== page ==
12 Indian boxers will be competing in the Women's World Championships that gets underway in New Delhi on 16 March and among them is 26-year-old Nikhat Zareen, the only defending champion in the contingent.
Not only does Nikhat headline the Indian line-up, she's also emerged as one of the biggest names in world boxing over the last year when she finally became the India number one in her 52kg category and competed at the World Championships in Turkey and then the Commonwealth Games in Birmingham - winning gold at both events.
The World Championship gold last year is when the world got to know about you so how does it feel now, coming into this home World Championship, as the gold medal favourite?
Life has changed in a good way since my win last year. I'm really happy I get to represent my country at the World Championship that India is hosting. I'm looking forward to defend my title, but in a new weight category. Just want to perform well in front of my home crowd.
You’re moving down to the 50kg category from your regular 52kg since that is now the Olympic qualification category near your weight. Are there apprehensions on being able to perform as well?
I am confident I will be going in the ring and perform as I used to perform but if anything happens, fingers crossed nothing does, I’ll take this as a lesson. There’s still time for the Paris Olympics. My main target is the Asian Games because that’s the Olympic qualification event. I hope whatever mistakes I make here in this category I can understand them and then work on them so I don’t make the same mistake at the Asian Games and can bag that qualification spot. My biggest target is to win a gold at the Paris Olympics.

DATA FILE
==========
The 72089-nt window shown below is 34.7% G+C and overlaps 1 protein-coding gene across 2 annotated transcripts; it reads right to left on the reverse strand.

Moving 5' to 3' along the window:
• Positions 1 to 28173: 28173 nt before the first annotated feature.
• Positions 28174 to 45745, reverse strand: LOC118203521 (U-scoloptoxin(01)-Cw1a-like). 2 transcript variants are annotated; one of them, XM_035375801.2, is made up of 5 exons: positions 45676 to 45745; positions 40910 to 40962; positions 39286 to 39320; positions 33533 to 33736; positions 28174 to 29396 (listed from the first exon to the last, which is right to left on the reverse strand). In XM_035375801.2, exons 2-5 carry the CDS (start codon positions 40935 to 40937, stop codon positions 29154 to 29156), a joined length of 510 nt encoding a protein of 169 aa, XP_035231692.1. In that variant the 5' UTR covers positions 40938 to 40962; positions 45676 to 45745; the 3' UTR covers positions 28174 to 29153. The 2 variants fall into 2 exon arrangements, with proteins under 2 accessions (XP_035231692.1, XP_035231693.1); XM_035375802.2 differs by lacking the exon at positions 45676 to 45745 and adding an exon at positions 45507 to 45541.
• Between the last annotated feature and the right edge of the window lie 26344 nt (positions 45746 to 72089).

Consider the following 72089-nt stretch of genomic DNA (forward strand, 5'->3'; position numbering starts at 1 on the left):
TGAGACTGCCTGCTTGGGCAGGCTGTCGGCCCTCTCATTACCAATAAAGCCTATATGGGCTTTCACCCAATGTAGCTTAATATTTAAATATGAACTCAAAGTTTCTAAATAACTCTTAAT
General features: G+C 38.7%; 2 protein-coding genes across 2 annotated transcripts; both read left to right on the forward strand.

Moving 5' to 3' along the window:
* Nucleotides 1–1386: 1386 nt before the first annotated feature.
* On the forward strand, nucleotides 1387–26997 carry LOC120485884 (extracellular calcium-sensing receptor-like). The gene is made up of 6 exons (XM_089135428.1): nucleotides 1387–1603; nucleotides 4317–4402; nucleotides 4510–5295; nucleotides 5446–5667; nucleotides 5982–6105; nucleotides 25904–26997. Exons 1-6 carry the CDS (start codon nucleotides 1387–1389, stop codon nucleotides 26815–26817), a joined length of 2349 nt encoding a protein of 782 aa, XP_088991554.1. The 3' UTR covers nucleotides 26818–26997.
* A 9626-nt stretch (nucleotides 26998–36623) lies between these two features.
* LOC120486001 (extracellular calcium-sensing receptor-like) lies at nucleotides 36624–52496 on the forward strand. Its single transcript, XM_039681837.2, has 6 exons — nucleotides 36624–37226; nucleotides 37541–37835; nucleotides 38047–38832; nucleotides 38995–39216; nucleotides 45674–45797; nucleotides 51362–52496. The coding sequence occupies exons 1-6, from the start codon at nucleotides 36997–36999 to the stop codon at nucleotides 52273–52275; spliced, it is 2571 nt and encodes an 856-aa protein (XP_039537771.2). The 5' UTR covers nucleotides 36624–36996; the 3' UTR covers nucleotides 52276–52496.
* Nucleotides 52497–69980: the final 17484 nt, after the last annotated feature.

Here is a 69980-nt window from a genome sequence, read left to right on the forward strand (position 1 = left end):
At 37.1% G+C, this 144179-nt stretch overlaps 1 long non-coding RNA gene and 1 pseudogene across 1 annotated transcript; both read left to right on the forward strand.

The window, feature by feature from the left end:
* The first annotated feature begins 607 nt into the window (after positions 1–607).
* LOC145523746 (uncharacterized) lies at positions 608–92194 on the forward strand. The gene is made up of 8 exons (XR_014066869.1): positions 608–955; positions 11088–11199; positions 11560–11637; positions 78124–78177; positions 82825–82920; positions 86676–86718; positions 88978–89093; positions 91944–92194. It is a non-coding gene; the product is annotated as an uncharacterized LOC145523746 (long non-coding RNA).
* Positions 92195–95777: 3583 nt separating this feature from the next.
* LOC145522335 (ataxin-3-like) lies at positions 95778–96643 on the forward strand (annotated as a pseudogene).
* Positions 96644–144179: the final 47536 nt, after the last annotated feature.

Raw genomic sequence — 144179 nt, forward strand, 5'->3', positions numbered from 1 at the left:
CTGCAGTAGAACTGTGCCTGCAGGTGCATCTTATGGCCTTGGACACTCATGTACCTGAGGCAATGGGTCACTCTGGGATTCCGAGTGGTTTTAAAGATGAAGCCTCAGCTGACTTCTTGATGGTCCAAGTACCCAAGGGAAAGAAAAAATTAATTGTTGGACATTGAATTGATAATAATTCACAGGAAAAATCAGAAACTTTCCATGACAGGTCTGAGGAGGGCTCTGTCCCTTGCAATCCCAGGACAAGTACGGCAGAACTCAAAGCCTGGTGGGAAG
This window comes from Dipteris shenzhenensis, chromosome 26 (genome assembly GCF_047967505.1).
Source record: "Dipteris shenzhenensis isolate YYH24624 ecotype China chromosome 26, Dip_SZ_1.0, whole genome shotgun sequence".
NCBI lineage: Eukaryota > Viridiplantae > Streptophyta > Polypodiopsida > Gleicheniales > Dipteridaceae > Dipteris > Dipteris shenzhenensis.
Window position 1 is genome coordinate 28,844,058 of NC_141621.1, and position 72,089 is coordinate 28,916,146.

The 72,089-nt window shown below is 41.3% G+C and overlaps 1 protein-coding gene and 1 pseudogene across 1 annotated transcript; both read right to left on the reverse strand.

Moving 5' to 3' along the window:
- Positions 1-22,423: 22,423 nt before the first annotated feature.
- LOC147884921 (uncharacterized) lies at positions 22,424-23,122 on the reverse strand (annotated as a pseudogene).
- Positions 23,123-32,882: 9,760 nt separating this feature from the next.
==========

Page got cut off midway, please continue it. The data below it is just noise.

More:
You mentioned Olympic qualification. In any other sport, a World Championship a year before the Olympics would be a qualification event but because the International Olympic Committee (IOC) does not recognise the International Boxing Association (IBA) this World Championship isn’t one. Does that in a way take some sheen off the event?
Our preparation has gone really well. If this was an Olympic qualifier then it will be great, a bonus, and if its not then that’s fine as well. Our one motive is to just win a gold medal at this World Championship as well.
Nikhat opens her campaign on Thursday, 16 March, against Azerbaijan’s Anakhanim Ismayilova in a Round of 64 fixture with Rio Olympics bronze medallist Ingrit Valencia and Tokyo Olympics bronze medallist Japan’s Tsukimi Namiki likely to face her later in the tournament.